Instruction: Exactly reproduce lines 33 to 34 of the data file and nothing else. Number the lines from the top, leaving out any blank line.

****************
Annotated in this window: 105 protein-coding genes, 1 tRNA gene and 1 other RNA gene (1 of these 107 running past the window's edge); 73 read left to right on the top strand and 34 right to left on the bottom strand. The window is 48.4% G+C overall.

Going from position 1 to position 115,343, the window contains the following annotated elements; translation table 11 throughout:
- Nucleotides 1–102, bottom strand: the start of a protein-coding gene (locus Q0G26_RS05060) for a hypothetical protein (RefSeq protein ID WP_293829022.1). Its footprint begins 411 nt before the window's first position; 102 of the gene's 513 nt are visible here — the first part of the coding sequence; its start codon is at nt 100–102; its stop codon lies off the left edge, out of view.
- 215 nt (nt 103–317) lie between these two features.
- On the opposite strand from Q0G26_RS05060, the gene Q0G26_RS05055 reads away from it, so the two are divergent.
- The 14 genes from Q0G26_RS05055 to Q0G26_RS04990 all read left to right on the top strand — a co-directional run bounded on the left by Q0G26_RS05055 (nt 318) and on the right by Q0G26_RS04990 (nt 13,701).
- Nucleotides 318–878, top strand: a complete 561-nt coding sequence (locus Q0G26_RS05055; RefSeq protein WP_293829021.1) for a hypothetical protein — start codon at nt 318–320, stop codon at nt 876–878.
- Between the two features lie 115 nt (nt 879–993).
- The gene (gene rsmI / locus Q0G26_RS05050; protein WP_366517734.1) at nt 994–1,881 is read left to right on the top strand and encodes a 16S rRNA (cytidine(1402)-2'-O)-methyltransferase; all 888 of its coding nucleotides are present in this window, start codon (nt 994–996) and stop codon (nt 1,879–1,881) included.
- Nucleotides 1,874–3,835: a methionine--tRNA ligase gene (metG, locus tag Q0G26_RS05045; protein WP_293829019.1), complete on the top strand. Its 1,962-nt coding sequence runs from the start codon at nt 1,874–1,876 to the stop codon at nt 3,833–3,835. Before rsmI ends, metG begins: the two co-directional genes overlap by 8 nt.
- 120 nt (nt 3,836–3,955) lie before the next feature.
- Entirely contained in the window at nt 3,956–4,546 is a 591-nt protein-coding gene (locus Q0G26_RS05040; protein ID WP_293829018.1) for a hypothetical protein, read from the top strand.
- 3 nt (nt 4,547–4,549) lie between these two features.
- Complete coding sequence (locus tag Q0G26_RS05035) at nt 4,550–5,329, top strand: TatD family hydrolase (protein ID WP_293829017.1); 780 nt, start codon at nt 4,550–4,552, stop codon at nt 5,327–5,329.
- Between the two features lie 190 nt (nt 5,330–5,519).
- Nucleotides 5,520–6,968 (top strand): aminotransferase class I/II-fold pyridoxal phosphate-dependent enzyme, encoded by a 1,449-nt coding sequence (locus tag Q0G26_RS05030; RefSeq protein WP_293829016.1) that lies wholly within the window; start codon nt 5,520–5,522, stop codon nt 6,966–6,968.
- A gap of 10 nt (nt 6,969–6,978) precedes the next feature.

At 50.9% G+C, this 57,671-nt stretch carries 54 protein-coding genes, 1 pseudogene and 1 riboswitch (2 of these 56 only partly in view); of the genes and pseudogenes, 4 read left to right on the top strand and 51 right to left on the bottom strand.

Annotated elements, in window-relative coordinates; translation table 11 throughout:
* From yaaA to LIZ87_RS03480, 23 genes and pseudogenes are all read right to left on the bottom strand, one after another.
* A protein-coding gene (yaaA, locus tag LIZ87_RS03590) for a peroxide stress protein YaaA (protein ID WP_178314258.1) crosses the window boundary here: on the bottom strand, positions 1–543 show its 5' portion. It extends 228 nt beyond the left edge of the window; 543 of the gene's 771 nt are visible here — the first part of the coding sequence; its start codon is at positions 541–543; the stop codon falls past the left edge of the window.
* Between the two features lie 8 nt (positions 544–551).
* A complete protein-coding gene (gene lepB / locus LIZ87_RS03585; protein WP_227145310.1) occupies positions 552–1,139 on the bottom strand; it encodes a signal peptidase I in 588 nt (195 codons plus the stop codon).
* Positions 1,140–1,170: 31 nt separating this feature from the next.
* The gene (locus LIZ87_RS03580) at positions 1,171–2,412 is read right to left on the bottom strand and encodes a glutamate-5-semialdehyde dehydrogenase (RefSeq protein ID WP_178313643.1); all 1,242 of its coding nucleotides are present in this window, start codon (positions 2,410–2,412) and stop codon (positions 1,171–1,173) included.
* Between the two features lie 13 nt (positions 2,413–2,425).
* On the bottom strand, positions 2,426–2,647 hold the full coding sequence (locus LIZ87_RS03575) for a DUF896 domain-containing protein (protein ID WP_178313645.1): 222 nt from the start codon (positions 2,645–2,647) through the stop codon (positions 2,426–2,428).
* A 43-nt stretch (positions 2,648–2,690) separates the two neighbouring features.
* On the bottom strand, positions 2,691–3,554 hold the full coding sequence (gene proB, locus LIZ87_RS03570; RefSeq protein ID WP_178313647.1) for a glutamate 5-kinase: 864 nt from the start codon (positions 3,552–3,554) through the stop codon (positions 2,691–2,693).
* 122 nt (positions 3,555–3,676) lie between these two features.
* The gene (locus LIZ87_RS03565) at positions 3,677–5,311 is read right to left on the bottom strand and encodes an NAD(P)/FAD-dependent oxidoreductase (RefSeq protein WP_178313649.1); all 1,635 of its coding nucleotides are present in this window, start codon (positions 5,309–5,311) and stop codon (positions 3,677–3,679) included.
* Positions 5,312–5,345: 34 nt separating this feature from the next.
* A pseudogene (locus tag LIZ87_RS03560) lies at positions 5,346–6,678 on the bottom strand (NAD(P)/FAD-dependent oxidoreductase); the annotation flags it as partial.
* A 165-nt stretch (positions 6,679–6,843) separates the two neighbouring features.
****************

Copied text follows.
* A pseudogene (locus tag LIZ87_RS03560) lies at positions 5,346–6,678 on the bottom strand (NAD(P)/FAD-dependent oxidoreductase); the annotation flags it as partial.
* A 165-nt stretch (positions 6,679–6,843) separates the two neighbouring features.